“To this end, we decided to start with the retail sector. The process that started with the awareness campaign will be followed by physical survey of markets. On the basis of data collected legal proceedings will be initiated against shopowners who fail to oblige. Beside fines, we are considering to block identity cards of tax laws violators to force them to honour their obligation towards this country”, he explained.

“Let them try, they will not succeed. We will resist tooth and nail. The FBR surveyors will be chased out if they make an attempt to enter any of several hundred markets in Karachi,” Atiq Mir, president All Karachi Tajir Ittehad told Dawn over telephone.

“We care for the country and are ready to pay a flat tax per shop promptly. Let the FBR decide the rate for different categories of shops after consultation with the representative trade bodies. But we will not let ‘babus’ to harass us when our community is already exposed to tremendous pressure in the challenging economic and security environment”, he said articulating sentiments of the majority.

The Ittehad enjoys the support of the Federation of Pakistan Chamber of Commerce and Industry and the Karachi Chamber of Commerce and Industry on the position it has taken on NTN certificate display. The Lahore Chamber of Commerce and Industry, however, sided with the government and urged retailers to do the needful in this regard.

According to an informed estimate, there are about one thousand markets across the country. If small mohallah shops are counted in, the total number of shops in the country runs into several hundred thousands. In Karachi even a small beetle shopowner earns more than Rs400, 000 a year. It implies that at least 85 per cent of all retailers irrespective of products they deal in, earn taxable income. However, as a majority of them prefers cash dealings, their businesses are not documented allowing them to game the system in their favour.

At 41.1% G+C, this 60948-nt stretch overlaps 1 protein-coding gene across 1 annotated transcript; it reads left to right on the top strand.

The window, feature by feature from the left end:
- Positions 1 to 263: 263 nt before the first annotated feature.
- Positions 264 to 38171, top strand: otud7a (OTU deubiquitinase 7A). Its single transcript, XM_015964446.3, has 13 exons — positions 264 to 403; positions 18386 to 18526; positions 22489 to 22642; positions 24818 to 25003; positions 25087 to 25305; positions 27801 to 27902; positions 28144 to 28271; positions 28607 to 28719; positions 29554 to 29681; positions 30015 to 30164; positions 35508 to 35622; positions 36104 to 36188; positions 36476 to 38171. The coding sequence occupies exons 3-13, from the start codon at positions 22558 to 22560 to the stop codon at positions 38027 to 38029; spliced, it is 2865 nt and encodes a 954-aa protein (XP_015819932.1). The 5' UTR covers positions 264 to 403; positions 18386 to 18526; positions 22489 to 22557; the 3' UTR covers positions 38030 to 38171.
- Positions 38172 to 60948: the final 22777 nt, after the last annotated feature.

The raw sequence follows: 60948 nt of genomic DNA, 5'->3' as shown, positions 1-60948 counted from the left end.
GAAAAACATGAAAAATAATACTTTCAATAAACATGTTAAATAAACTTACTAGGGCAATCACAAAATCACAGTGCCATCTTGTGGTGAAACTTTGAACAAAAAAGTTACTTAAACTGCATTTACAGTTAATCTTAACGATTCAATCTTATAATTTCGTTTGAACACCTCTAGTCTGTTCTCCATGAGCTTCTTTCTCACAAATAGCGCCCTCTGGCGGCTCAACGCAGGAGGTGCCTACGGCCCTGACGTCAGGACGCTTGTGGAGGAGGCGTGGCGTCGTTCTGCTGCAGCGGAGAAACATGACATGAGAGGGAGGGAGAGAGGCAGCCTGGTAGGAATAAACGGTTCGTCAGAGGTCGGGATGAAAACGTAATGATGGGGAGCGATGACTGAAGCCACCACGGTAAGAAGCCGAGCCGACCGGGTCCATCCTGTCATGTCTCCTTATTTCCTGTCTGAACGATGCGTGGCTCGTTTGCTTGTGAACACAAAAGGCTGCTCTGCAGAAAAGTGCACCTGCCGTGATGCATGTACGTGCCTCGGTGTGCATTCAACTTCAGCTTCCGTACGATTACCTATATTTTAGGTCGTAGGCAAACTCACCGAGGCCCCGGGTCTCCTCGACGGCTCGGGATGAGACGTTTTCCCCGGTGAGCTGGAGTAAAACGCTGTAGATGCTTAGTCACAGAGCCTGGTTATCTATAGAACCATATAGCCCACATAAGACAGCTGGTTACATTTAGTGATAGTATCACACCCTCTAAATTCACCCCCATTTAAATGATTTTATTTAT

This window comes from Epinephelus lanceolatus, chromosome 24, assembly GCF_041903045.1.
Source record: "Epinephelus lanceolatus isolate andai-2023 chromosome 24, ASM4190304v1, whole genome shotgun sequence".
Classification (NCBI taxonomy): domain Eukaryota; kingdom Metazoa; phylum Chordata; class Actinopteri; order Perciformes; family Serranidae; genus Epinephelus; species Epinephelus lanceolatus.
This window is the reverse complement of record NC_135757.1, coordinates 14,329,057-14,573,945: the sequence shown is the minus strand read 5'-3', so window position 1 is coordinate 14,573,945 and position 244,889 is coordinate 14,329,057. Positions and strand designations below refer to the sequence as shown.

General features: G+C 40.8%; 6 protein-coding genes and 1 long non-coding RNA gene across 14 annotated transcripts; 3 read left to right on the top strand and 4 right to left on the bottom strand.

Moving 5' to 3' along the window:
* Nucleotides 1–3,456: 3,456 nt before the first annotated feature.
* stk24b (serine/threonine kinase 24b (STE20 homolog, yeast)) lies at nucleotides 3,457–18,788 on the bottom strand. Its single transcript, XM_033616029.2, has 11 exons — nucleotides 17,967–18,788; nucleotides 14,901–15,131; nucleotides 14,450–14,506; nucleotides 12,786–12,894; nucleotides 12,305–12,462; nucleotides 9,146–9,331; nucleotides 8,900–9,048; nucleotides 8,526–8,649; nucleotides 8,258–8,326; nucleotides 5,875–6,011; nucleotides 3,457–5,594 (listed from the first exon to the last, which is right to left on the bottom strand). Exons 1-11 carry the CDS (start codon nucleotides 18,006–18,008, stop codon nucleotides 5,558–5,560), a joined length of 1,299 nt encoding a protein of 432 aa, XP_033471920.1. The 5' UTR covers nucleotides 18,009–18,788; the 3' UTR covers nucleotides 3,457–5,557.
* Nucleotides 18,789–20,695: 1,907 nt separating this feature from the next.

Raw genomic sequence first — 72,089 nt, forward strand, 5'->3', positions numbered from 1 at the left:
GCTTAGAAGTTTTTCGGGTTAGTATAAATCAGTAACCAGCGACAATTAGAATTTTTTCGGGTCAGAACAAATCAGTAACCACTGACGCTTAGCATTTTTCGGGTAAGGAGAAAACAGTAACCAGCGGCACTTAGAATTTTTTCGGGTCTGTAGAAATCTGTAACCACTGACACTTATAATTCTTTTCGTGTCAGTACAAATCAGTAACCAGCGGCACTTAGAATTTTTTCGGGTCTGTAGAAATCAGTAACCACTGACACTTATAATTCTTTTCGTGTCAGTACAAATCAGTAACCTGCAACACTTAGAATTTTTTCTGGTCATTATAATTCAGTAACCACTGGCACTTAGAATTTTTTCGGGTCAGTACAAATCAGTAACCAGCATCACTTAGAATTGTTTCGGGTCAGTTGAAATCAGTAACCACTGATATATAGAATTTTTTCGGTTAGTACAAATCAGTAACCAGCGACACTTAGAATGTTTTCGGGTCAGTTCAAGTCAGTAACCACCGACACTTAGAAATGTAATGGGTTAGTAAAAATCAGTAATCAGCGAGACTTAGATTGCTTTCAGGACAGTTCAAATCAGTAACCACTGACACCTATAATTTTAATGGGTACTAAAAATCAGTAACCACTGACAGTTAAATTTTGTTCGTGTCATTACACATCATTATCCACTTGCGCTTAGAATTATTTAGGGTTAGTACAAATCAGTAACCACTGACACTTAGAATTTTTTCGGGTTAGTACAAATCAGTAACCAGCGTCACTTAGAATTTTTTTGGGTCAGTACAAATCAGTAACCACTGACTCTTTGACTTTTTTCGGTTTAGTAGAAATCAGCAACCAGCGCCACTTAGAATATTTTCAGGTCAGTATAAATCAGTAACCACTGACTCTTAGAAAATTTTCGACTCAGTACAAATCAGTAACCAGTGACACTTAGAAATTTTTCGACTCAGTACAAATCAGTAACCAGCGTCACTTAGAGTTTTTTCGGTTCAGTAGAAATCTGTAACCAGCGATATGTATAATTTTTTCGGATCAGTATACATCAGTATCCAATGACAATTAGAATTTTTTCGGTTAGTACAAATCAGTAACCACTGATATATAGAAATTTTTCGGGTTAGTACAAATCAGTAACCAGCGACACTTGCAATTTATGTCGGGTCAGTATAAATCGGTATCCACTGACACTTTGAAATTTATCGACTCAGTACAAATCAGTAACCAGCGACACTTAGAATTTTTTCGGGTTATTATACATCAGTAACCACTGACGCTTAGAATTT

Recently at a public forum, Shaukat Tareen, the former finance minister, mentioned that gigantic retail sector, was contributing a paltry sum of Rs75 million to national exchequer while the Canteen stores department was paying Rs50 million pushing the total up to Rs125 million.

“If calculated honestly, the collective tax liability of the retailers of top three malls of Karachi would exceed the amount”, said an expert.

“Nowhere do people pay their taxes without tears, otherwise tax practitioners with skills to suggest ways of tax avoidance wouldn’t be so successful in the developed world. The problem in Pakistan compounds because those vested with the responsibility lack credibility in public perception and the governments are both inefficient and wasteful”, he added.

In recent years Turkey has enhanced its tax- to-GDP ratio from 13 per cent to 33 per cent while Brazil has expanded its ratio to 37 per cent over last 15 years.

“I see no reason to provoke the powerful shopkeeper community so close to elections. They need to understand the muscle power behind the PNA movement that led to the fall of Bhutto in 1977 before letting the officers at the FBR play their little games that may cause a lot of heat but little light”, a political analyst marked the timing of the move.